At the age of twelve, Martin began an apprenticeship with a barber/surgeon named Marcel de Rivero. He proved extremely skilful at this trade and soon customers, who at first were sceptical of the young coloured boy, came to prefer and ask for him.
After leaving home, Martin took a room in the house of Ventura de Luna. Always a devoted Catholic who spent much time in church, Martin begged his landlady for some candle stubs. She was curious about his activities and one night spied on him through a keyhole and witnessed Martin in a vigil of ecstatic prayer — a practice he would continue throughout his life.
Martin frequently insisted on performing such hard and menial tasks as caring for the Order’s horses in the evenings, even when informed that servants were available for these chores. He would argue that the servants were tired from their day’s work while he, Martin, had done very little. He also extended his healing gifts — going to the servants’ quarters and treating their ailments.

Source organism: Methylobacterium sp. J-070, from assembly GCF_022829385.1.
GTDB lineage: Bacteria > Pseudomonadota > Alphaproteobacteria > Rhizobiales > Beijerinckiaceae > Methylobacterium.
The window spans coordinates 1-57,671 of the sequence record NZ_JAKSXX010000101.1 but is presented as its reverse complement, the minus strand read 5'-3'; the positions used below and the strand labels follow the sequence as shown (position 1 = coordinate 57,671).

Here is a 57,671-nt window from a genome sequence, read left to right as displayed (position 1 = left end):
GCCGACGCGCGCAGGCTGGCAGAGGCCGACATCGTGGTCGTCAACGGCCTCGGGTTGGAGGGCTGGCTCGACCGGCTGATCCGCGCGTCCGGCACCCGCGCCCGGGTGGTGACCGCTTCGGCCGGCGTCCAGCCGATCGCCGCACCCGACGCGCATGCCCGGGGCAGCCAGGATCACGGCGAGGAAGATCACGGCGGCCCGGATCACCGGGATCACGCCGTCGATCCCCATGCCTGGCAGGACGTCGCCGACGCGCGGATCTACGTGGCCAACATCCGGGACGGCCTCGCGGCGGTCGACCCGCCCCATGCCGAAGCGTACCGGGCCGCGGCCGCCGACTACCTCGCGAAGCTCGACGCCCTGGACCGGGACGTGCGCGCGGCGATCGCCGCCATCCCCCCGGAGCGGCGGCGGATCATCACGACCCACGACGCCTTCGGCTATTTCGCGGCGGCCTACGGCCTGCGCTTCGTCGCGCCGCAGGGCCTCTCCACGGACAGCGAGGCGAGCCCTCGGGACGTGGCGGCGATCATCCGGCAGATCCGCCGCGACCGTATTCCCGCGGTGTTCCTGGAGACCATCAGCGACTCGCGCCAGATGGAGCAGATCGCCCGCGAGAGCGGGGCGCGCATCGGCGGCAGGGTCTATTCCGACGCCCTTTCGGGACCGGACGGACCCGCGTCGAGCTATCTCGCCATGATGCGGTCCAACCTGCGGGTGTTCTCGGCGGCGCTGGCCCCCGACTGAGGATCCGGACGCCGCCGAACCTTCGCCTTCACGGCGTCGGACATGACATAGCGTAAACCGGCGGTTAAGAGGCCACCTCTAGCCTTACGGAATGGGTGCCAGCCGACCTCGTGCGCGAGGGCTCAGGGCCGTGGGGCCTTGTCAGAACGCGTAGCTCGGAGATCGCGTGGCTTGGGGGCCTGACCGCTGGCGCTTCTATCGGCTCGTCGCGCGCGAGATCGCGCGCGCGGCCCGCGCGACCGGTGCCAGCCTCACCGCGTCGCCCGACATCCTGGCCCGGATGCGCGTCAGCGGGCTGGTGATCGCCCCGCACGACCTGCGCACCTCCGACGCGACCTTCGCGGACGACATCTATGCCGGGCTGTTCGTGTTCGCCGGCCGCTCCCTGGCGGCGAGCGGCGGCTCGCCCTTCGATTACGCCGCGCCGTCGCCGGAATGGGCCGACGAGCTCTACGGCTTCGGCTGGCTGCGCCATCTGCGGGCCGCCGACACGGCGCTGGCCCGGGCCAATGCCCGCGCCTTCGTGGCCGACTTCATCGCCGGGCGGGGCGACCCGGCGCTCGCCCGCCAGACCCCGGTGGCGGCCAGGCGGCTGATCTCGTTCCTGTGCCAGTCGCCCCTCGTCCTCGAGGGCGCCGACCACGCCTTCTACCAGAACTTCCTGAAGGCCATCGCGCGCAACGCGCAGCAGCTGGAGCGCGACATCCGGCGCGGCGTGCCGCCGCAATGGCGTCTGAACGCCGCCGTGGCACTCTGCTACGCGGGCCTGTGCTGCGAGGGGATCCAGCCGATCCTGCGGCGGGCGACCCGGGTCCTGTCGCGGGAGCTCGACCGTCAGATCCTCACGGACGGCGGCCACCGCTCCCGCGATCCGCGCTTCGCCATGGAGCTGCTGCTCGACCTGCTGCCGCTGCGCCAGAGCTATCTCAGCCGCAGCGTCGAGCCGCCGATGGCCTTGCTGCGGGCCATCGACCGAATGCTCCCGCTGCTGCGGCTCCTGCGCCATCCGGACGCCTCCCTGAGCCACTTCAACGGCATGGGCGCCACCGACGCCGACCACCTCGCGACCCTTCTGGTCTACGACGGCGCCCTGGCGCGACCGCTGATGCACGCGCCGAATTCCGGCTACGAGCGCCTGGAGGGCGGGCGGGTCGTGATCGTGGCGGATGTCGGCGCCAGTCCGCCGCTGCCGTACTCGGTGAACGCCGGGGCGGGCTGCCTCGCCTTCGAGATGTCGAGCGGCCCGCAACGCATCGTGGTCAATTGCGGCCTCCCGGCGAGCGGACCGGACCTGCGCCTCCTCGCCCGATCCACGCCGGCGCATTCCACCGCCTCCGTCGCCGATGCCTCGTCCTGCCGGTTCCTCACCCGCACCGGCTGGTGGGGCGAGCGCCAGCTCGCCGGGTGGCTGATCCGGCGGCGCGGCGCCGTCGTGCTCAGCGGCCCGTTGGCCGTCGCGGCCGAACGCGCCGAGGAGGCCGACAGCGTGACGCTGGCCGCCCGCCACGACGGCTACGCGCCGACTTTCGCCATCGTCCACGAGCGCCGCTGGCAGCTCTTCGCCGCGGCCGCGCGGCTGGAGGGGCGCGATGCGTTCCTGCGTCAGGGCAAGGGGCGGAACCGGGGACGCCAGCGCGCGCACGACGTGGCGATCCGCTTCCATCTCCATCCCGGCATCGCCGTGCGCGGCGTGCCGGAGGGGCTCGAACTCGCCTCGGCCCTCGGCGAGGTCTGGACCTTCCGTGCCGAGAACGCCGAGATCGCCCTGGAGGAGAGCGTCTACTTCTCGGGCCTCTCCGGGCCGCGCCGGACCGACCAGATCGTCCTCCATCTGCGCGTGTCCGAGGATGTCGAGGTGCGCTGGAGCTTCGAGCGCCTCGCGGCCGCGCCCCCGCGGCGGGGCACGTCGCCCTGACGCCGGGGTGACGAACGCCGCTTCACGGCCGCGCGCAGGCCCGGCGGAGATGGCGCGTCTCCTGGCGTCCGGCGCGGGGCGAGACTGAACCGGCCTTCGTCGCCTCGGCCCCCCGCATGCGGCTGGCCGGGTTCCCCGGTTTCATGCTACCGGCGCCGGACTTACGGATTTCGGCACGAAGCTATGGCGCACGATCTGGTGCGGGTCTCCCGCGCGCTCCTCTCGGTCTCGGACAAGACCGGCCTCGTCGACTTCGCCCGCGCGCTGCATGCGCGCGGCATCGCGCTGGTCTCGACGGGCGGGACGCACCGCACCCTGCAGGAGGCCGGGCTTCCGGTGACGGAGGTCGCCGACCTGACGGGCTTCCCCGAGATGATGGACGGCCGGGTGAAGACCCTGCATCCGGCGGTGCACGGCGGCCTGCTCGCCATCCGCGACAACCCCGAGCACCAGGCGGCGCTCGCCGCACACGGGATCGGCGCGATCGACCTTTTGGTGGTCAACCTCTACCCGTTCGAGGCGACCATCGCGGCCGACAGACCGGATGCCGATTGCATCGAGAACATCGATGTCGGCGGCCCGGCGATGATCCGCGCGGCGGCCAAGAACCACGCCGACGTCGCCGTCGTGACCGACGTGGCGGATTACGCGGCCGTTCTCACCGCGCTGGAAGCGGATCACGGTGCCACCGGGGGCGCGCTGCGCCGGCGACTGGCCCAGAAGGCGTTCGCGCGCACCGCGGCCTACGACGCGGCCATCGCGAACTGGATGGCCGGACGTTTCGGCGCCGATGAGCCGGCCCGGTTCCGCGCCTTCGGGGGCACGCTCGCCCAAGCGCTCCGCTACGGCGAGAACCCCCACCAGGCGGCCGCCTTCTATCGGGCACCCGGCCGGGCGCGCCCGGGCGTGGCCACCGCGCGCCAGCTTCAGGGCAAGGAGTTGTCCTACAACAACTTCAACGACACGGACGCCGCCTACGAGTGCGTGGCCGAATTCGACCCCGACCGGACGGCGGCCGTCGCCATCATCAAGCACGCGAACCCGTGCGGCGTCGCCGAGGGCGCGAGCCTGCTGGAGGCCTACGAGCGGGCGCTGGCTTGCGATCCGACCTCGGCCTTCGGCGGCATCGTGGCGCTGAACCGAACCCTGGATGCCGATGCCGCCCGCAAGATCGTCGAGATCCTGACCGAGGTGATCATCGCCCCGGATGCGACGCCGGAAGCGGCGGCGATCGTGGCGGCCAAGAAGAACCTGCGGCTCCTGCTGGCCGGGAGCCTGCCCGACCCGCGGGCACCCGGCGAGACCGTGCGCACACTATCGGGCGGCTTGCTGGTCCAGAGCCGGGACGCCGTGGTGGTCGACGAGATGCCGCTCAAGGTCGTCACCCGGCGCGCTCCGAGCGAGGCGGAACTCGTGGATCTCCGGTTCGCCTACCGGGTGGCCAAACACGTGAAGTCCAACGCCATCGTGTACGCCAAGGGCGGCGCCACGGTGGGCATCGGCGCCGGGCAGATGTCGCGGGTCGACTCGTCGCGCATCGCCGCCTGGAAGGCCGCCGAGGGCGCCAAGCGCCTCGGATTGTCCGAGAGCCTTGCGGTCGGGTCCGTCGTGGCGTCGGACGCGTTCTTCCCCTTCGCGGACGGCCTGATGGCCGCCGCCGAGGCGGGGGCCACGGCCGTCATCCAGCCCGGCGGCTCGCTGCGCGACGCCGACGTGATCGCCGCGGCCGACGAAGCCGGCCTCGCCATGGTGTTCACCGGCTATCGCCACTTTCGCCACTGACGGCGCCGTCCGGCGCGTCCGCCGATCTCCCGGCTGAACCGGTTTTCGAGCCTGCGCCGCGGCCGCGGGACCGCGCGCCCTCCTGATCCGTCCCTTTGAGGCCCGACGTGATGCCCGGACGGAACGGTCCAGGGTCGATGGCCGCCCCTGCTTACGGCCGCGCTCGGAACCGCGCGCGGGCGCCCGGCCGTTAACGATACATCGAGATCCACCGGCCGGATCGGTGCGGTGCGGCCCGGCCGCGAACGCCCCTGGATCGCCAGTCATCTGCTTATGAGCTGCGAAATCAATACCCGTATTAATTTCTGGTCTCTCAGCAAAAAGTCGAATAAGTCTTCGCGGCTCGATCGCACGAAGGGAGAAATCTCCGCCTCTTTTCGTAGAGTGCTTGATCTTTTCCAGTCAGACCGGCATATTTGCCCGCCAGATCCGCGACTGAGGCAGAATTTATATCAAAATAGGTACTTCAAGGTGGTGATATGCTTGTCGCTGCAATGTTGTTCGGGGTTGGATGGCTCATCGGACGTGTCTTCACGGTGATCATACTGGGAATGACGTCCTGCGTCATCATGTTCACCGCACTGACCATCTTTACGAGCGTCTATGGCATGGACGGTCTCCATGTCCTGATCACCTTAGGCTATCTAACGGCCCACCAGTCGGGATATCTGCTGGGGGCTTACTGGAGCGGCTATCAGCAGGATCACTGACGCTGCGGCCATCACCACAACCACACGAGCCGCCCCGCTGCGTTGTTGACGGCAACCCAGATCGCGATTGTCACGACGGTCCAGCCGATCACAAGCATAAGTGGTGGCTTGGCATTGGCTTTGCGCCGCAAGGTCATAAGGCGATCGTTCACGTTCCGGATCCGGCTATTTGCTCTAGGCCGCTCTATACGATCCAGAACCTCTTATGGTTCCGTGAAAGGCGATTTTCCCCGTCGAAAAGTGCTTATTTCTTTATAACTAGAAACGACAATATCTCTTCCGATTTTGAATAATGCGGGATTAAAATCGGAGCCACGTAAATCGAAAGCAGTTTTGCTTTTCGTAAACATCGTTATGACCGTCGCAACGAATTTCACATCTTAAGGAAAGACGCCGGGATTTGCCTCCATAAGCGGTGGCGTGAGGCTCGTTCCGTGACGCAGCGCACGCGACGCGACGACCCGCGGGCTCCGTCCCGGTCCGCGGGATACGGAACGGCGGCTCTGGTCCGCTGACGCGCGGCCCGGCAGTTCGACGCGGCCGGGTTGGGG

Equally legendary was his love of animals. He would feed and heal all animals that came into his vicinity and they understood and obeyed him. St. Martin is often portrayed with mice because, according to one story, the monastery was tired of their rodent problems and decided to set traps. Martin was so distressed that he spoke to the mice and cut a deal with them that if they would leave the monastery, he would feed them at the back door of the kitchen. From that day forward, no mouse was seen in the monastery.
St. Martin died on November 3rd, 1639. He died surrounded by his brothers and reciting the Credo, his life ending with the words “et homo factus est”. His funeral was attended by thousands of Peruvians from all walks of life who vied to get a piece of St. Martin’s habit as a relic. These pieces of the saint’s habit have been associated with innumerable miraculous cures.
St Martin de Porres is buried in the Basilica of the Holy Rosary Convent in Lima, Peru.